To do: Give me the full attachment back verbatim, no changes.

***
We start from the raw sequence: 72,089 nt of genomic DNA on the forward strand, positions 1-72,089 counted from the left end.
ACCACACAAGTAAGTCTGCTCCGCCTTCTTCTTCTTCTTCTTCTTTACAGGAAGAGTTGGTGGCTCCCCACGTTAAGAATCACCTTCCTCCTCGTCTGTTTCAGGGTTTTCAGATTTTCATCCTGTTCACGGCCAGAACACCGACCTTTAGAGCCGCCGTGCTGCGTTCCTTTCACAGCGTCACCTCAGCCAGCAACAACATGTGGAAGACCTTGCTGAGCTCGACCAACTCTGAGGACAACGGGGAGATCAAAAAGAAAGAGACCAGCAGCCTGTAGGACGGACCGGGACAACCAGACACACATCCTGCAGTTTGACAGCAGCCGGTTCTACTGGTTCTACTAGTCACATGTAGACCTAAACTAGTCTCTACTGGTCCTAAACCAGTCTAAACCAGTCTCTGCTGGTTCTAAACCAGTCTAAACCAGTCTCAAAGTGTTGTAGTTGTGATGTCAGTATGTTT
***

We start from the raw sequence: 72,089 nt of genomic DNA on the forward strand, positions 1-72,089 counted from the left end.
ACCACACAAGTAAGTCTGCTCCGCCTTCTTCTTCTTCTTCTTCTTTACAGGAAGAGTTGGTGGCTCCCCACGTTAAGAATCACCTTCCTCCTCGTCTGTTTCAGGGTTTTCAGATTTTCATCCTGTTCACGGCCAGAACACCGACCTTTAGAGCCGCCGTGCTGCGTTCCTTTCACAGCGTCACCTCAGCCAGCAACAACATGTGGAAGACCTTGCTGAGCTCGACCAACTCTGAGGACAACGGGGAGATCAAAAAGAAAGAGACCAGCAGCCTGTAGGACGGACCGGGACAACCAGACACACATCCTGCAGTTTGACAGCAGCCGGTTCTACTGGTTCTACTAGTCACATGTAGACCTAAACTAGTCTCTACTGGTCCTAAACCAGTCTAAACCAGTCTCTGCTGGTTCTAAACCAGTCTAAACCAGTCTCAAAGTGTTGTAGTTGTGATGTCAGTATGTTT